by Amanda Sturgill

As I am teaching in Costa Rica this term, one thing I notice in the classrooms at the partner university is how much the women outnumber the men. This imbalance exemplifies a national trend. An Institute of International Education report from 2013 indicates that women outnumber men going abroad to study by about 2-to-1. This has been an enduring finding. 

The questions are numerous: Why the difference? Is it a problem? Should it be corrected?

When it comes to explaining the difference, Shirley found that the motivations for study abroad weren’t different for male vs. female participants, but that males were more likely to feel that their graduation was delayed by study abroad. Twombly et. al (2012) found that peer interactions discouraged males from studying abroad and that marketing messages for study abroad don’t emphasize things male students value. In a sense, their may be a chicken and egg problem, as schools and providers try to create engaging experiences for the present audience, resulting in a more female-focused experience offered. As the market for higher education in the US contracts, colleges and universities may avoid the financial risk taken to create new programs. 

Is the difference a problem? Shirley notes that the gender gap affects the fields of study pursued off campus. Humanities, arts and education were popular areas for study abroad participants. This begs the question of if the value of off-campus experiences in fields like STEM and business are being missed. These experiences would, of course, have value for male and female students alike. There is also the question of significance for the students. Braskamp and Engberg found that females measured higher than males in almost all measures of their Global Perspectives Inventory.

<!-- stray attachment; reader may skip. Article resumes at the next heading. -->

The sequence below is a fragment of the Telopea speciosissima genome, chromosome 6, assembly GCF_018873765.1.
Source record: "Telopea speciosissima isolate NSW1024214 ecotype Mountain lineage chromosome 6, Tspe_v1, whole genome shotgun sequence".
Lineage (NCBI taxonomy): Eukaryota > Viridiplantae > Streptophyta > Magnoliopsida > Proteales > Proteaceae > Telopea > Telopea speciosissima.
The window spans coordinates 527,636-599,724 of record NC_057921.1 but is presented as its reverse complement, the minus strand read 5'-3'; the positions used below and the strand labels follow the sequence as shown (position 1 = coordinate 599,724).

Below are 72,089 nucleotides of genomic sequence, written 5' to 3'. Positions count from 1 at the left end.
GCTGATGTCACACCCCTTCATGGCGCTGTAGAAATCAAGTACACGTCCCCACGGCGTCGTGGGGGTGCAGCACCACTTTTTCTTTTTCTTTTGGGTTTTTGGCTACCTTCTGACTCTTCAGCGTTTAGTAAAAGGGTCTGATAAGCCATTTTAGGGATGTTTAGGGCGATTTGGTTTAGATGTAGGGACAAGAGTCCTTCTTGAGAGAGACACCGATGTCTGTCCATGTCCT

The male-female discrepancy and its significance is also challenging to study. It is common to find in the literature a very small sample, in-depth qualitative study of a single study abroad program. Although qualitative studies don’t seek external validity, they do seek to generate appropriate areas for further investigation. When there are only two or three males included in a group of 10 in a study, the risk of treating individual issues as if they have some representativeness grows. Multi-institutional research allows for larger numbers of participants, as well as a larger set of institutional variables, and can help define the field for investigation. Student and programmatic factors are two major areas for the Center for Engaged Learning’s research seminar on Integrating Global Learning with the University Experience.


Twombly, S. B., Salisbury, M. H., Tumanut, S. D., & Klute, P. (2012). Study Abroad in a New Global Century: Renewing the promise, refining the purpose, ASHE higher education report. John Wiley & Sons.

Amanda Sturgill (@DrSturg) is Associate Professor of Communications at Elon University.  She has professional experience in newspaper journalism and marketing communications, and her research focuses on the intersection of education and community-based work, the relationship of region and media, and on new technologies and the news. Amanda routinely teaches study abroad courses and has published on methods of reflection in service-learning abroad.

How to cite this post:

Sturgill, Amanda. 2016, June 21. Issues in male student choices for global and domestic off-campus experiences. [Blog Post]. Retrieved from